Above is the video that was taken in the Volkspark am Weinberg.
We had arrived on Saturday, the 4th of June. Ilse’s sons had come to Tegel-Airport to pick us up and drive us with all our luggage to our apartment in Rubensstrasse. It was so good to have the two cars waiting for us. Klaudia as well as Ilse and Finn had also come along and we took off on the Autobahn that took us from the airport to our apartment in just a few minutes! Once we were settled in our apartment, we were given huge amounts of food, especially Ilse and Finn had brought a lot of food along. So all of us stayed together for quite a while, talking about lots of things and having a nice meal.
Strangely enough we did not feel too tired to go out to the Brandenburg Gate after our Berlin family had left us. So it was the five of us from Australia, namely Martin, Caroline, Matthew, Peter and me, exploring Berlin on our own on our first day in Berlin after we had only just arrived on our very long trip all the way from Australia.
The following morning we went out for breakfast. Die “Wolke” was just around the corner. They were doing pretty good business on a Sunday morning. We noticed a constant stream of customers. So we had a good breakfast sitting down in the Wolke Cafe.
Steak tartare is a meat dish made from finely chopped or minced rawbeef.
I seem not to have taken any pictures from that afternoon we spent near Brandenburg Gate (Brandenburger Tor) and where we had gone to by public transport.
But on Sunday the five of us did – also by public transport – go to Alexander Platz and from there on the U-Bahn to Rosenthaler Platz to meet my niece Corinna and her son Carlos for lunch.
The above picture I still took at Alexander Platz. After Alexander Platz we took off to ROSENTHALER PLATZ.
When we left this interesting place we were heading for the park where – as Corinna promised – there would be some dancing on display together with great swing music from the 1940s. Carlos had made his good-buys in the meantime. (After all, it is only a certain amount of time a fifteen year old is willing to spend with the ‘oldies’!)
Peter and I found the music quite electrifying. It reminded us of old times and the swing music that we used to like. During the 1950s, when we would often go dancing, swing was still quite popular.On that Sunday afternoon in the park inspired by the music Peter and I actually tried a little bit of dancing of our own. To our amusement, somebody videoed us while we were doing this! (See video at the beginning of page) We found this absolutely hilarious. Later on we watched for quite some time the dancing of the very young people. They seemed quite familiar with this type of dance music and danced very well indeed. A lot of these young people had dressed up in the 1940s style. There was even one young guy who had dressed in something that reminded us of the post WWII period when the young Americans of our occupation forces looked in their uniforms a bit like this guy did. Quite amazing!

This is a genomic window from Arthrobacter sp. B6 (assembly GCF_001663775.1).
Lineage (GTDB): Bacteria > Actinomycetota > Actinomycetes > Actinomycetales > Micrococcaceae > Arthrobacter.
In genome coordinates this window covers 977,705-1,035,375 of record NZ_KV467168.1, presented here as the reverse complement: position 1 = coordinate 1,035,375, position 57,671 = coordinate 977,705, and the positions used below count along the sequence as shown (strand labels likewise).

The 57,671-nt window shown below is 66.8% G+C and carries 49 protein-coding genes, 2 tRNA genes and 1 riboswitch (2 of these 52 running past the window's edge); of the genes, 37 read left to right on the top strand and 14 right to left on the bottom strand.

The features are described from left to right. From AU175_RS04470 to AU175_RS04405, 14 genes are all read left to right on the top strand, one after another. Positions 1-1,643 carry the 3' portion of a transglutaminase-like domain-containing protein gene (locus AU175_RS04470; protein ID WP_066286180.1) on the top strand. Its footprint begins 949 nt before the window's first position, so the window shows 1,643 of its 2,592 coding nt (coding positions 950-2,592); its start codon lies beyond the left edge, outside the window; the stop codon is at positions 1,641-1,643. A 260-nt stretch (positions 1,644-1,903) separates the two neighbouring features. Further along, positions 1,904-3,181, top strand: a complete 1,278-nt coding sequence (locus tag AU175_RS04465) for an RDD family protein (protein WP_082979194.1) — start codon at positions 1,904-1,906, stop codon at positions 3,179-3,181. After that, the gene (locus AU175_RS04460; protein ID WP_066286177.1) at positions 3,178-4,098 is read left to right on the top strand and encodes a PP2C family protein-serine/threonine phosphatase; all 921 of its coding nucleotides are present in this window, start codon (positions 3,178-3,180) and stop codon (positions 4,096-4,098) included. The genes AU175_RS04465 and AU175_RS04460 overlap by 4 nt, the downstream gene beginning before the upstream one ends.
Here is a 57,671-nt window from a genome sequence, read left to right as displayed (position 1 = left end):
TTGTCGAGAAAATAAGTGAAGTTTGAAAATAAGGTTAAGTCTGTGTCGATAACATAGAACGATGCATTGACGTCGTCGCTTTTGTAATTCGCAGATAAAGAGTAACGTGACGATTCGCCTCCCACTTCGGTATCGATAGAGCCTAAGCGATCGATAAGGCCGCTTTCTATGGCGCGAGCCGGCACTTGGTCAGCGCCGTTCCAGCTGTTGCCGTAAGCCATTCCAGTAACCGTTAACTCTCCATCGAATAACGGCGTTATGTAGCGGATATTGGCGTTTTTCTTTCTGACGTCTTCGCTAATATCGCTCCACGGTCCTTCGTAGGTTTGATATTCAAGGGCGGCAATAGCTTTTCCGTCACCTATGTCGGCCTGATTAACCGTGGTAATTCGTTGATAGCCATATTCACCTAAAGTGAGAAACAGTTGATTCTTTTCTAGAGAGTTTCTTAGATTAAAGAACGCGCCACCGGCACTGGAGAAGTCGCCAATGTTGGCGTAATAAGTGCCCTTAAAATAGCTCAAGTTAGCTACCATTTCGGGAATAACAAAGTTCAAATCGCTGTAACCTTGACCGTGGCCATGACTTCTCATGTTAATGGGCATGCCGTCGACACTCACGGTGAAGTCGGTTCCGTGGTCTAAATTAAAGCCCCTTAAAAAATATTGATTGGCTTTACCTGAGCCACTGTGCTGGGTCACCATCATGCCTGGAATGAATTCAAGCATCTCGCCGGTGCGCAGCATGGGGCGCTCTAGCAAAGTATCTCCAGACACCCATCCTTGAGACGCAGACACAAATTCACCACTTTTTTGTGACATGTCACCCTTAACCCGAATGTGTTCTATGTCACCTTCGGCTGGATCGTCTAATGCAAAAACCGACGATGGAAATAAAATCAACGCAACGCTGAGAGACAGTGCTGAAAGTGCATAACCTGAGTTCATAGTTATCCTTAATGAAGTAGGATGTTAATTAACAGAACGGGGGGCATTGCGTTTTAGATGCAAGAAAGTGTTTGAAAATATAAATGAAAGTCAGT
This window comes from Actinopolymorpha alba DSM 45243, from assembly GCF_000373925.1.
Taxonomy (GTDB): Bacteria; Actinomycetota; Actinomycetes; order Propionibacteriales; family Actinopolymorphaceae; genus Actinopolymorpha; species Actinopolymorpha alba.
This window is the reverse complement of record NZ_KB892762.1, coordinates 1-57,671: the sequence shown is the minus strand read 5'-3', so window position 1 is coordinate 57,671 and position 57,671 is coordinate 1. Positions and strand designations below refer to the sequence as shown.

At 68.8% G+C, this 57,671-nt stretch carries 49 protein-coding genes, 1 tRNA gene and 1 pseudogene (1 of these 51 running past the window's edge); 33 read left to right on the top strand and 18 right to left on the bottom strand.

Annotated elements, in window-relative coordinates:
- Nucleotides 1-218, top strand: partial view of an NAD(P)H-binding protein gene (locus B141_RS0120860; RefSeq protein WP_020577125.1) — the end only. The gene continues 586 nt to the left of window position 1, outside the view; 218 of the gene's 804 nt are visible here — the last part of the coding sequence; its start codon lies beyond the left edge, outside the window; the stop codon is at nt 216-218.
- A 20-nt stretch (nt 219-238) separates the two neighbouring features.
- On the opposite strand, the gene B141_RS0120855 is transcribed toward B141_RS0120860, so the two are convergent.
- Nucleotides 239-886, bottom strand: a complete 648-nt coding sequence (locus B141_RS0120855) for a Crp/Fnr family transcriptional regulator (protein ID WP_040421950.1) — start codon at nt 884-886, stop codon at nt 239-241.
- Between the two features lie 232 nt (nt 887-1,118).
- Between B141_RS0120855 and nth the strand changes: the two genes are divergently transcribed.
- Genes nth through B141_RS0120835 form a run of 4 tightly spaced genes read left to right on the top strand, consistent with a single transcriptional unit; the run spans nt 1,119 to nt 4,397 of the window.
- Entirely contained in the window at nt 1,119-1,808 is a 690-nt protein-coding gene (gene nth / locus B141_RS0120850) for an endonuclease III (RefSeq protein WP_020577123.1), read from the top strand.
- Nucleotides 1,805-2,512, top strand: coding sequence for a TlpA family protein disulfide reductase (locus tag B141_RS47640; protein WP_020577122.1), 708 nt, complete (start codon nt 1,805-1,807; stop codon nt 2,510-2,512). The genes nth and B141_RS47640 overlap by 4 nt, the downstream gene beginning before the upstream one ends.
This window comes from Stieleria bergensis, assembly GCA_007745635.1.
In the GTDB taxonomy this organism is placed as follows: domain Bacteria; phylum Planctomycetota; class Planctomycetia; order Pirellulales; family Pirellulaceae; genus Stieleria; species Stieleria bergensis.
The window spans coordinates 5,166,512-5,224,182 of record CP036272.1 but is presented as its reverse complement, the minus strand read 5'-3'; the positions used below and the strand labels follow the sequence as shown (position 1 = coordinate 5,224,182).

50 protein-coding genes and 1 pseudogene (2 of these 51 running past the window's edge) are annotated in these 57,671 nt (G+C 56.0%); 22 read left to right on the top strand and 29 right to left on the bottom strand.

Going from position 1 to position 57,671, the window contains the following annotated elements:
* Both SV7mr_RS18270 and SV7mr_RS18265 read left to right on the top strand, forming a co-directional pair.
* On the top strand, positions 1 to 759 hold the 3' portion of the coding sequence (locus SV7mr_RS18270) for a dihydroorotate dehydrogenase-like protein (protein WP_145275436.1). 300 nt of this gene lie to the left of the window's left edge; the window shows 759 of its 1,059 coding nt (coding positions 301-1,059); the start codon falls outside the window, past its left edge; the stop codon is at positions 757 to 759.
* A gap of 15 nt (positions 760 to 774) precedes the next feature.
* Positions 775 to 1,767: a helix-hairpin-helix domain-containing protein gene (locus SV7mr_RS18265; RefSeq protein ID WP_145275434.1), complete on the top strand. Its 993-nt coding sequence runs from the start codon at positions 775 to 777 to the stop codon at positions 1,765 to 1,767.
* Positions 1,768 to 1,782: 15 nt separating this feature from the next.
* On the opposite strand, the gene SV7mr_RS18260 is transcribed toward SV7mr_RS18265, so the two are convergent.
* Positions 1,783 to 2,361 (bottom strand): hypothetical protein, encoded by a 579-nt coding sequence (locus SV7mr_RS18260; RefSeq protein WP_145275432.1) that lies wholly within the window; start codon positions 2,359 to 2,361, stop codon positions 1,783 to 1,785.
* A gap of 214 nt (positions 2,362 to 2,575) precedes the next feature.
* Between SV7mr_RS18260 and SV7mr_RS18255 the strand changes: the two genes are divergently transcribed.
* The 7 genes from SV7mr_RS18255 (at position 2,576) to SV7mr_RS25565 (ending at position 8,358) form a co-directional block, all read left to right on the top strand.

It was a balmy early summer afternoon. We enjoyed our drinks, listening to the music and watching the young people dancing. The place is called “Volkspark am Weinberg”.
A few steps away from the ALDI shop is the entrance to S-Bahnhof Friedenau. We used the S-Bahn (city-train) frequently. Martin often went to do some shopping at ALDI’s for us. He did not take very long to go there and back. I probably needed at least twice as much time to walk there for I walk so much slower than Martin.
We had also an EDEKA store very close by to where we lived. Martin would quite often do some shopping there as well. The following pictures I took close to Rubensstrasse.
This Berlin visit was a true family event for Peter and me. I would like to tell about the 26 days in Berlin in three different parts. First there were 8 days with Martin, Caroline and Matthew, then 9 days spent just with Martin and the last 9 days in Berlin we saw a lot of Monika and her family who came to visit Berlin from the 21st to the 30th of June.
When we arrived in Berlin on Saturday, the 4th of June, we were five adults from Australia, and we were renting a three bedroom apartment in Rubensstrasse, Berlin-Friedenau. Our rented apartment was just great, very spacious and well equipped.
The other family group from Australia had booked an apartment in Prenzlauer Berg which is a bit North-East from the centre of Berlin, whereas Friedenau is South of Berlin’s centre. Monika’s group stayed in Berlin for 9 days after already having visited London, Paris and Zuerich. On Thursday, the 30th of June, they travelled back to London to stay there for another four nights and then to fly back to Sydney, Australia.
Thursday, the 9th of June was my brother Bodo’s 78th birthday. Peter, Martin, Matthew and Caroline went on that day to Kreuzberg (Cross-Mountain). Peter wanted to show them the place where he had grown up. My brother Peter Uwe came to go with me to visit Bodo.
Bodo is being looked after in a home for the Aged.
We walked along here to get to the home where Bodo lives.
Below a few pictures I took one morning in our apartment. Matthew is in the background, Martin is on the left, and Caroline and Peter on the right.
There were Touch Screens on the last leg of our flight back home to Sydney. For instance I very much enjoyed the Louis Armstrong music.
I listened to the whole tape twice in a row, even though there was plenty of other music available that I could have listened to.
Also, bottles of water were frequently passed around for whoever wanted them. We did fly right through the night till we arrived in Sydney at 6 am. Some people slept most of the time, but others had their screens turned on in front of them. I very much liked these easy to handle touch screens. I ended up getting very interested into an American TV series called ‘The 100’ and copy here some information about it from Wikipedia.